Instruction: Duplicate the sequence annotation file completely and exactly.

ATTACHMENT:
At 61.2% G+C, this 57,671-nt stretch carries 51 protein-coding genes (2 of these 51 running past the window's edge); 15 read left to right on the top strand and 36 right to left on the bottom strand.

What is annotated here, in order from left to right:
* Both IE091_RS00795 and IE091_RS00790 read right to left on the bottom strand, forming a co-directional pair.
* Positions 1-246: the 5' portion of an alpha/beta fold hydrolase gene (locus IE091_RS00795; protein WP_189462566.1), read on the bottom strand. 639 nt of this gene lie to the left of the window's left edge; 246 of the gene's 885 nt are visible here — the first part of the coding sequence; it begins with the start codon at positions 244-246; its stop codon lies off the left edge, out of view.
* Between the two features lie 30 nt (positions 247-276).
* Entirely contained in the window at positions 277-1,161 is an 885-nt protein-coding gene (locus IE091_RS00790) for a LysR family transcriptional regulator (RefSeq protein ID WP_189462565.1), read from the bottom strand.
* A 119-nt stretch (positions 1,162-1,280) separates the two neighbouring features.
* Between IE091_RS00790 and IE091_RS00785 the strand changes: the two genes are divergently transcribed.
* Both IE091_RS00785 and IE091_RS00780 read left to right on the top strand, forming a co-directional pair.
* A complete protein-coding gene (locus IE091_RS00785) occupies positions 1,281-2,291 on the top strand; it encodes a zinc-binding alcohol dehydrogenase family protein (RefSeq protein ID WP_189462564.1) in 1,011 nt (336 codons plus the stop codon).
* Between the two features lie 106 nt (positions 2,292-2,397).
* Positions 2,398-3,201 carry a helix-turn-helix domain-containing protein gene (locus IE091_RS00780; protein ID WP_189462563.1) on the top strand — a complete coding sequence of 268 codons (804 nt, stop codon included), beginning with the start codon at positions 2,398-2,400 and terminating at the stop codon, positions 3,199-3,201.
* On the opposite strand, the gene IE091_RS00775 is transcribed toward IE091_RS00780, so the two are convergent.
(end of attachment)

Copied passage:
At 61.2% G+C, this 57,671-nt stretch carries 51 protein-coding genes (2 of these 51 running past the window's edge); 15 read left to right on the top strand and 36 right to left on the bottom strand.

What is annotated here, in order from left to right:
* Both IE091_RS00795 and IE091_RS00790 read right to left on the bottom strand, forming a co-directional pair.
* Positions 1-246: the 5' portion of an alpha/beta fold hydrolase gene (locus IE091_RS00795; protein WP_189462566.1), read on the bottom strand. 639 nt of this gene lie to the left of the window's left edge; 246 of the gene's 885 nt are visible here — the first part of the coding sequence; it begins with the start codon at positions 244-246; its stop codon lies off the left edge, out of view.
* Between the two features lie 30 nt (positions 247-276).
* Entirely contained in the window at positions 277-1,161 is an 885-nt protein-coding gene (locus IE091_RS00790) for a LysR family transcriptional regulator (RefSeq protein ID WP_189462565.1), read from the bottom strand.
* A 119-nt stretch (positions 1,162-1,280) separates the two neighbouring features.
* Between IE091_RS00790 and IE091_RS00785 the strand changes: the two genes are divergently transcribed.
* Both IE091_RS00785 and IE091_RS00780 read left to right on the top strand, forming a co-directional pair.
* A complete protein-coding gene (locus IE091_RS00785) occupies positions 1,281-2,291 on the top strand; it encodes a zinc-binding alcohol dehydrogenase family protein (RefSeq protein ID WP_189462564.1) in 1,011 nt (336 codons plus the stop codon).
* Between the two features lie 106 nt (positions 2,292-2,397).
* Positions 2,398-3,201 carry a helix-turn-helix domain-containing protein gene (locus IE091_RS00780; protein ID WP_189462563.1) on the top strand — a complete coding sequence of 268 codons (804 nt, stop codon included), beginning with the start codon at positions 2,398-2,400 and terminating at the stop codon, positions 3,199-3,201.
* On the opposite strand, the gene IE091_RS00775 is transcribed toward IE091_RS00780, so the two are convergent.